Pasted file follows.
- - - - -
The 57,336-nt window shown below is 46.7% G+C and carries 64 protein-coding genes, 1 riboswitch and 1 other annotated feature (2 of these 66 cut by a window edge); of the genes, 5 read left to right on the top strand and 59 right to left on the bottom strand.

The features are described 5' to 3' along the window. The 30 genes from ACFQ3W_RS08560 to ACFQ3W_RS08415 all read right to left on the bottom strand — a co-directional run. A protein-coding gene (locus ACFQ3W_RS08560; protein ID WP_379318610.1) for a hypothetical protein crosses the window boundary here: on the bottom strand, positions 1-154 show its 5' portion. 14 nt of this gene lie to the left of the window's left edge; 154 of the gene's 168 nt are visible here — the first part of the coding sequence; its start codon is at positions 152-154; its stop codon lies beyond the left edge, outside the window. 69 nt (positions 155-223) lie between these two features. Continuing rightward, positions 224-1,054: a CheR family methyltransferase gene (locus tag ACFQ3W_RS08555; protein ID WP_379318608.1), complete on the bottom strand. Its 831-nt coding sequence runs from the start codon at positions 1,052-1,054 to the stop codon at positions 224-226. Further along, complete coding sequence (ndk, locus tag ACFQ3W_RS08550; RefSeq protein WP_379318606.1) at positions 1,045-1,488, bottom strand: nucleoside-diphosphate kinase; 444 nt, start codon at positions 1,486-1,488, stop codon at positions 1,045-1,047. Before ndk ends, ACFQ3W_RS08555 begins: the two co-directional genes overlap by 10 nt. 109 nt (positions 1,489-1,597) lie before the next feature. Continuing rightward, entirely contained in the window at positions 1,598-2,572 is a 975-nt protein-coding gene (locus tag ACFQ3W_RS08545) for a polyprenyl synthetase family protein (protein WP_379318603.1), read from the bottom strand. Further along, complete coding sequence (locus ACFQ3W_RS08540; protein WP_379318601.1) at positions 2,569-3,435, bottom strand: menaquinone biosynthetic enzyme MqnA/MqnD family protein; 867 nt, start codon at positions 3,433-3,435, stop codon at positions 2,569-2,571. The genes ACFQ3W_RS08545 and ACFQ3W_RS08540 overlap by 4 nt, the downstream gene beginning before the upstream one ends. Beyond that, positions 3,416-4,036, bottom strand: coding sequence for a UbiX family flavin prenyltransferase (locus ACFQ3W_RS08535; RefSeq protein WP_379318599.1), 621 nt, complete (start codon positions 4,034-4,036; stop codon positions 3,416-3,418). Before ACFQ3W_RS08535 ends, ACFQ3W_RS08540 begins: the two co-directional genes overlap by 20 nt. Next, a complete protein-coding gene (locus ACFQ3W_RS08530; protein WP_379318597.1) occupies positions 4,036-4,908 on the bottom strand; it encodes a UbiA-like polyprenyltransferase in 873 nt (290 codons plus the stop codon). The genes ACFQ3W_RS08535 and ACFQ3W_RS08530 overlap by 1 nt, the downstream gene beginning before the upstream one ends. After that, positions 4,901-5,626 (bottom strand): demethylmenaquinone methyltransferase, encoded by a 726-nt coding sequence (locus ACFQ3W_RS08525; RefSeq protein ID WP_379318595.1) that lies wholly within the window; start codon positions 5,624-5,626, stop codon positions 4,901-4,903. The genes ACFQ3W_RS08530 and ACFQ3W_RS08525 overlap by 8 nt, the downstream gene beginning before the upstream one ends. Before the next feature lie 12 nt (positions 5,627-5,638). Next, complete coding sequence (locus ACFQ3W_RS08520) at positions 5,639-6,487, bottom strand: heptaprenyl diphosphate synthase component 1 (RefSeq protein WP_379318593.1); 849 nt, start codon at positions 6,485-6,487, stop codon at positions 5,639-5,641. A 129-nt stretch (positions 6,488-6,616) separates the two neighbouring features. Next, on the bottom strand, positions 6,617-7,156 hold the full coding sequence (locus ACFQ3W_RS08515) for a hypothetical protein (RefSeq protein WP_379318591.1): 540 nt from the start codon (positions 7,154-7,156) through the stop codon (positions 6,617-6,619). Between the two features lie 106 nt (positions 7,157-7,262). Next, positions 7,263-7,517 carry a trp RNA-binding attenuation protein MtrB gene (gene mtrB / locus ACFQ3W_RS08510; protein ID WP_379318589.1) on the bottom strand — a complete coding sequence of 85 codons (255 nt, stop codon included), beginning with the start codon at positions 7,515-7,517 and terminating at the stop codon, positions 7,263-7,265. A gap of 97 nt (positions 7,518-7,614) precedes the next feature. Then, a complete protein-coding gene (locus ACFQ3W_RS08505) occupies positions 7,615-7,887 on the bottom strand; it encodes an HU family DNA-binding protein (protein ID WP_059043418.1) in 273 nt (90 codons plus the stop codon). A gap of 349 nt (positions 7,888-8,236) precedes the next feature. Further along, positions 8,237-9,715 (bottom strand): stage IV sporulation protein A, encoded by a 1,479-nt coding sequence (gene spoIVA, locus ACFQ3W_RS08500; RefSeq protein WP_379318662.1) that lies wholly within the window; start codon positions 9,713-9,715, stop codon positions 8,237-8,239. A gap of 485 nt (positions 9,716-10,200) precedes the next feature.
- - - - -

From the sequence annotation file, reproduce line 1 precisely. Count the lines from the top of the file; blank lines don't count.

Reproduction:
The 57,336-nt window shown below is 46.7% G+C and carries 64 protein-coding genes, 1 riboswitch and 1 other annotated feature (2 of these 66 cut by a window edge); of the genes, 5 read left to right on the top strand and 59 right to left on the bottom strand.